Challenging Situations and Unwelcome Feelings
Caregivers are likely to have feelings other relatives will not experience after a family member’s death. Your natural relief that the patient is no longer suffering, and that your duties are complete, can lead to feelings of potentially overwhelming guilt. Other family members sometimes criticize a caregiver, making her feel that she did something to hasten the death of the terminally ill patient, as illogical as that idea may be. My colleagues and I have seen caregivers ostracized by their families after a death. In such cases, counseling can help a former caregiver cope with the anger and sadness that has been added to her grief.
Other circumstances can influence the way one grieves. In some cases, a caregiver may not have been especially close to the parent, sibling or grandparent they cared for, or at least may not have had the relationship they desired. This can lead to feelings of ambivalence and resentment toward the patient that persist after his or her loss.
Sometimes the family member a caregiver looked after was not a “loved one” at all. Psychotherapist and trauma specialist Carie Brinton has seen several cases in which a primary caregiver was the adult child of an abusive parent. The caregiver, Brinton says, might “fantasize” that the circumstances would change her parent and make him or her appreciate what the adult child has done to help. However, this does not always happen. A daughter might talk herself into taking on the role by telling herself that past abuse “wasn’t so bad,” only to discover that the abuse continues or gets worse as the patient declines. The perceived failure to restore that relationship, or the anger that the patient never did change, only adds to the caregiver’s grief.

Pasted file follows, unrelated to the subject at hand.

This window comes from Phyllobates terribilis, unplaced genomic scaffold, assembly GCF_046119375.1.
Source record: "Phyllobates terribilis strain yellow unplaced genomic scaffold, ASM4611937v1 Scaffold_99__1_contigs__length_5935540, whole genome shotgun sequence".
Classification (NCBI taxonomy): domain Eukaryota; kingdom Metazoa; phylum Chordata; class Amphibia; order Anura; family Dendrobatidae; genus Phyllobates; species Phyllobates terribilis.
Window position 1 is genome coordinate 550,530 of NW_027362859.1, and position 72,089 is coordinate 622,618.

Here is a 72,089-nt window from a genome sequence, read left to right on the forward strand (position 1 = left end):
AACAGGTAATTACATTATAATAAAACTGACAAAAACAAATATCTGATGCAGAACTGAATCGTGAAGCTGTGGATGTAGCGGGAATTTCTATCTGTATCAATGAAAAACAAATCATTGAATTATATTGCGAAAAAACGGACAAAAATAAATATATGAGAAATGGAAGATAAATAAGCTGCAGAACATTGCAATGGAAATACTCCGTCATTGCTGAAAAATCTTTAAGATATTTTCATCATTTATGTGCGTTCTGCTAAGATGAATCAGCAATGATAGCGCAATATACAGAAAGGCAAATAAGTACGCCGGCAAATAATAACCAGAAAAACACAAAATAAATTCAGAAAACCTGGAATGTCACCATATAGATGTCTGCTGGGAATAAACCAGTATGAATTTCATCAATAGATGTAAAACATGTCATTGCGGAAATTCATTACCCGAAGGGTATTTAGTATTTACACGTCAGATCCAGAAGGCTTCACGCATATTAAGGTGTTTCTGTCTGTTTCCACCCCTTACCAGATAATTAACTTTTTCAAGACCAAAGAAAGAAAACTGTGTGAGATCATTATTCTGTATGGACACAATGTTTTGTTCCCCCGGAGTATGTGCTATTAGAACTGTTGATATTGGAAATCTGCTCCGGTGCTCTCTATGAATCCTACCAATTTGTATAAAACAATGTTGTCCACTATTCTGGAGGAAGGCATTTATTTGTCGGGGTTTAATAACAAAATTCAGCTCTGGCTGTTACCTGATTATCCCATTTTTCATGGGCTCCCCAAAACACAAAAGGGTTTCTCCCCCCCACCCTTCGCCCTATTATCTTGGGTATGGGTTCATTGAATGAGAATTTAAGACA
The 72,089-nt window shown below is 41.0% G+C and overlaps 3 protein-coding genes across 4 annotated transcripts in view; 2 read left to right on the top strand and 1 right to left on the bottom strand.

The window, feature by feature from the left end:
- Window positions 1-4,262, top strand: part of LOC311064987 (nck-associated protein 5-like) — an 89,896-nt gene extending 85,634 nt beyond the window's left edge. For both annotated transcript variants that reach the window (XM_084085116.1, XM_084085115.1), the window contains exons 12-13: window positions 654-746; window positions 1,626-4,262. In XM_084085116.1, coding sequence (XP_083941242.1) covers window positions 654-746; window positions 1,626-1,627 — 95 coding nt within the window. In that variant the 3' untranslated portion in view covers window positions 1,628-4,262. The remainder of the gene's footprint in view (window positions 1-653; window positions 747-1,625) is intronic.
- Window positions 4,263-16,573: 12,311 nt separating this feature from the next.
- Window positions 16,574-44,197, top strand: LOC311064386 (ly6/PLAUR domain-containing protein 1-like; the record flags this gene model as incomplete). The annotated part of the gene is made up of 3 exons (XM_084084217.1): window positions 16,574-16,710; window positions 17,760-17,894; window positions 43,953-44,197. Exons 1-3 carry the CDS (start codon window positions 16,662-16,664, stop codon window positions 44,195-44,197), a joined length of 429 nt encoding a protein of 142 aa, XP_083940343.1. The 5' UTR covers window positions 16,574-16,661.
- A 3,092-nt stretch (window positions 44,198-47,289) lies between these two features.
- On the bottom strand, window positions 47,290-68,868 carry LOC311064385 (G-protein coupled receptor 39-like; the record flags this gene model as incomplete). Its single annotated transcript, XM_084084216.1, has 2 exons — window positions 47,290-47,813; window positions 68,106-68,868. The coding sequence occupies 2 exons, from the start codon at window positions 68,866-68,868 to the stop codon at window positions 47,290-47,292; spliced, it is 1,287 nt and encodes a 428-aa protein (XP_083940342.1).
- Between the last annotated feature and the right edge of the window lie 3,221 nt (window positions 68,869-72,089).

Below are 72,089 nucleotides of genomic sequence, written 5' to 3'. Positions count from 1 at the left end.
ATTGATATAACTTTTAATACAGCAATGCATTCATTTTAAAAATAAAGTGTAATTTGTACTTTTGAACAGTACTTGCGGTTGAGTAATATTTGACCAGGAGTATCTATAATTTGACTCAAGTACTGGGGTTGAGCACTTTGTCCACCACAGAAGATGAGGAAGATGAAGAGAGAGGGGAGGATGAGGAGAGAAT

Denial is another challenge faced by grieving caregivers, especially those who tended to a spouse and did not receive much additional support from children, relatives or friends. The surviving husband or wife often has more difficulty accepting the death, feeling that his or her only close confidante is gone.
Whether a spouse, child or sibling, “people really need to be prepared for the eventual loss and have a support system in place,” Brinton says. “Preparing is the key to a normal grief outcome. Plan ahead so that you aren’t sitting at home after the loss, feeling alone, depressed and empty.”
An unprepared caregiver, Brinton says, is more likely to grieve in unhealthy ways, which may include alcohol or substance abuse. Even if the caregiving situation was loving and healthy, feelings of guilt and relief can taint the grieving process.
When you lose the family member you cared for, there can be so many complex, unexpected layers to the grieving process that it may behoove you to seek out support groups or individual therapy. Thankfully, many medical centers, hospice groups and other organizations offer valuable resources for caregivers, as well as online support. (Learn more from the Family Caregiver Alliance and the Hospice Foundation of America.)
Kristine Kevorkian, Ph.D., M.S.W., has worked as a deputy coroner and a hospice medical social worker. She lectures and teaches frequently on aging, end-of-life care, death, bereavement and grief.